june 11

Try Harder...?

By: Pastor Dennis Yim

Key Passage: Galatians 3:1-5

1 O foolish Galatians! Who has bewitched you? It was before your eyes that Jesus Christ was

publicly portrayed as crucified. 2 Let me ask you only this: Did you receive the Spirit by works

of the law or by hearing with faith? 3 Are you so foolish? Having begun by the Spirit, are you

now being perfected by the flesh? 4 Did you suffer so many things in vain—if indeed it was in

vain? 5 Does he who supplies the Spirit to you and works miracles among you do so by works of

the law, or by hearing with faith—


Have you ever been told that your failure to obey and conform to Christ’s character is a matter of

you “trying harder.” I’ve heard this growing up: “if you want to grow in your faith in Christ then

you need to try harder.” Another one is: “You simply need to believe more.” That’s essentially

the same message as try harder. American Christianity has adopted many old ancient ideologies

that are quite antithetical to the Gospel. We say to others that if they want to get ahead then they

need to try harder or work harder or do better. Essentially that message is about trusting in our

own will-power or efforts. The Galatians struggled with this. The Gospel doesn’t only save, but

the Gospel also helps us to grow (sanctify). The Apostle Paul doesn’t say that we begin by faith

and then proceed and grow through our own works and efforts. We are not only justified by faith

in Christ, we are also sanctified by faith in Christ. We never leave the Gospel behind.


So then, how do we move forward as Christians? Tim Keller shares his thoughts on this:

The way to progress as a Christian is continually to repent and uproot these systems in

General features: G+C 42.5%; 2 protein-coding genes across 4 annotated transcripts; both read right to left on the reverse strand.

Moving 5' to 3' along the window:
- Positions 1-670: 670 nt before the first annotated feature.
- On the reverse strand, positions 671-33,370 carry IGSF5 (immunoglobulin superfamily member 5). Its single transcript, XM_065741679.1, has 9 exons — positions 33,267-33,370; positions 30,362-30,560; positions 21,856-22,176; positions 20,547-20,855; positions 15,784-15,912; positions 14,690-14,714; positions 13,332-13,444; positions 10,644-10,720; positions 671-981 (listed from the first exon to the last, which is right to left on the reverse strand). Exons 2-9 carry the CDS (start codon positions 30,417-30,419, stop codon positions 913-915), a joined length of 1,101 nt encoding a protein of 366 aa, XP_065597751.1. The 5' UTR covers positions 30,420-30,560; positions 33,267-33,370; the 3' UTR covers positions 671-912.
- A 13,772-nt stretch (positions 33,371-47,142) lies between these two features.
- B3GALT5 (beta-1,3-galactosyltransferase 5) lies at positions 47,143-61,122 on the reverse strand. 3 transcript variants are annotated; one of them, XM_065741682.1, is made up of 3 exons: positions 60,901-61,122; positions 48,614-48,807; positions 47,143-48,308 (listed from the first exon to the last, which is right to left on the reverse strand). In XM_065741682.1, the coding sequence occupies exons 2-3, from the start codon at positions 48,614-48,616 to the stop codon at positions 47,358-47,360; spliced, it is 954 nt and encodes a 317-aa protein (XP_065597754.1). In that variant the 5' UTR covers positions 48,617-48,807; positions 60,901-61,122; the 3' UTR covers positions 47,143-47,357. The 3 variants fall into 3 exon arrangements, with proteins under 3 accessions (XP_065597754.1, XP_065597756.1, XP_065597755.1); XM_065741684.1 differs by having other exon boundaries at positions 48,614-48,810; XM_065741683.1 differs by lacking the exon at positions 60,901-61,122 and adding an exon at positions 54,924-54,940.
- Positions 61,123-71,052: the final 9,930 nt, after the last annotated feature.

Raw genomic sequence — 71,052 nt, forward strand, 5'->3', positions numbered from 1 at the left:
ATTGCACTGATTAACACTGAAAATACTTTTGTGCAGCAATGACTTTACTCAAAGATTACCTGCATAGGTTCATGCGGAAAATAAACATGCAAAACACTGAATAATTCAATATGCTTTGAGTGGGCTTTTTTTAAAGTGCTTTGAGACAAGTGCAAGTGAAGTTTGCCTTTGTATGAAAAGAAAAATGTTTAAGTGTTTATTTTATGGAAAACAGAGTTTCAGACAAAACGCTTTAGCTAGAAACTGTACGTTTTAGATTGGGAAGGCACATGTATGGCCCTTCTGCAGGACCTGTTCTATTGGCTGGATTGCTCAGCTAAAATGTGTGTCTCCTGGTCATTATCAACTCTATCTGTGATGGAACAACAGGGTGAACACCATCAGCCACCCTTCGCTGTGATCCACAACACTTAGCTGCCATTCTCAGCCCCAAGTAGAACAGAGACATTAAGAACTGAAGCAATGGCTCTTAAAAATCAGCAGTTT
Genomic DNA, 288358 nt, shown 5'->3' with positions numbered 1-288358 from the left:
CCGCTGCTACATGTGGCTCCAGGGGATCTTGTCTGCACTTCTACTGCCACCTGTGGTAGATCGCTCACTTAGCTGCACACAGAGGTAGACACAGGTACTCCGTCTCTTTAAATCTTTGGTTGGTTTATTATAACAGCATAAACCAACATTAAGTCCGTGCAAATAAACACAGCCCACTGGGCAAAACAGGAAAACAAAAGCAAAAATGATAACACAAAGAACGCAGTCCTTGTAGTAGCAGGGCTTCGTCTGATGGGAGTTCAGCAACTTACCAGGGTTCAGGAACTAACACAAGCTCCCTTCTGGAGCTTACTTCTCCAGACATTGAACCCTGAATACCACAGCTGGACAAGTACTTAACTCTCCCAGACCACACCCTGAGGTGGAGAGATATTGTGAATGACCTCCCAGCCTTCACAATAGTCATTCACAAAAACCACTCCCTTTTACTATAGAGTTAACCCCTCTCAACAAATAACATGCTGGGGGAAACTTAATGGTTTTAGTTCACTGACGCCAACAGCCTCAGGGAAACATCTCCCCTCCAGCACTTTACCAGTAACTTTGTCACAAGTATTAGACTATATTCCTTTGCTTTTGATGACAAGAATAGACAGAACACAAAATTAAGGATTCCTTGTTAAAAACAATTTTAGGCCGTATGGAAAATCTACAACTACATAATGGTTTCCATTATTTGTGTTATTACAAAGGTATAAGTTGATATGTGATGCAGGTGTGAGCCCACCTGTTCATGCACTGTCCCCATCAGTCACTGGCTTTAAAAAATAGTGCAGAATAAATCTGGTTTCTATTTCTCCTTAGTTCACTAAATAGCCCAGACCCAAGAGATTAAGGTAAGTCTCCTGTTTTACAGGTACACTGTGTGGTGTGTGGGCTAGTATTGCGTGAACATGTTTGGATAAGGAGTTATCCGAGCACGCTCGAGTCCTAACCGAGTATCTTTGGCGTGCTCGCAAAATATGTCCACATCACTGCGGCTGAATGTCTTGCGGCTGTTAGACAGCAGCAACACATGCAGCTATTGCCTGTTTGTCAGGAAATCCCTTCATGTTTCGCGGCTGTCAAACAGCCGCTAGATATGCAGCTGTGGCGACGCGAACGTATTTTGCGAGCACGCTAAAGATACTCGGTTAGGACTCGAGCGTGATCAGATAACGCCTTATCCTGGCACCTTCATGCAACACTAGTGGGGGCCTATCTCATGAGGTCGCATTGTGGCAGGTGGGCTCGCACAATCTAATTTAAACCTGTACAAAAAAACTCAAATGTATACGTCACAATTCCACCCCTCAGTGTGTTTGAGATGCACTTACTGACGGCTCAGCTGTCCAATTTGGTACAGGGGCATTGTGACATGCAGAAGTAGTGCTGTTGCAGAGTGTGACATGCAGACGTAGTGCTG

the same way that we became Christians – by the vivid depiction (and re-depiction) of

Christ’s saving work for us, and the abandoning of self-trusting efforts to complete

ourselves. We must go back again and again to the gospel of Christ crucified, so that our

hearts are more deeply gripped by the reality of what He did and who we are in Him. So,

we should not simply say: Lord, I have a problem with anger. Please remove it by your

power! Give me the power to forgive. Rather, we should apply the gospel to ourselves at

that point. Paul would tell us that uncontrolled bitterness is a result of not living in line

with the gospel. It means that though we began with Jesus as Savior, something has now

become our functional savior in place of Jesus. Instead of believing that Christ is our

hope and goodness, we are looking to something else as a hope, to some other way to

make us feel good and complete.


Pray that the Lord will constantly remind you that the Gospel is the very source of your ongoing

acceptance. Pray that He will constantly help you to address any functional saviors that you may

have. Pray that the Lord will help you to engage with what you are worshipping more than Jesus

that causes you to decide to disobey Him.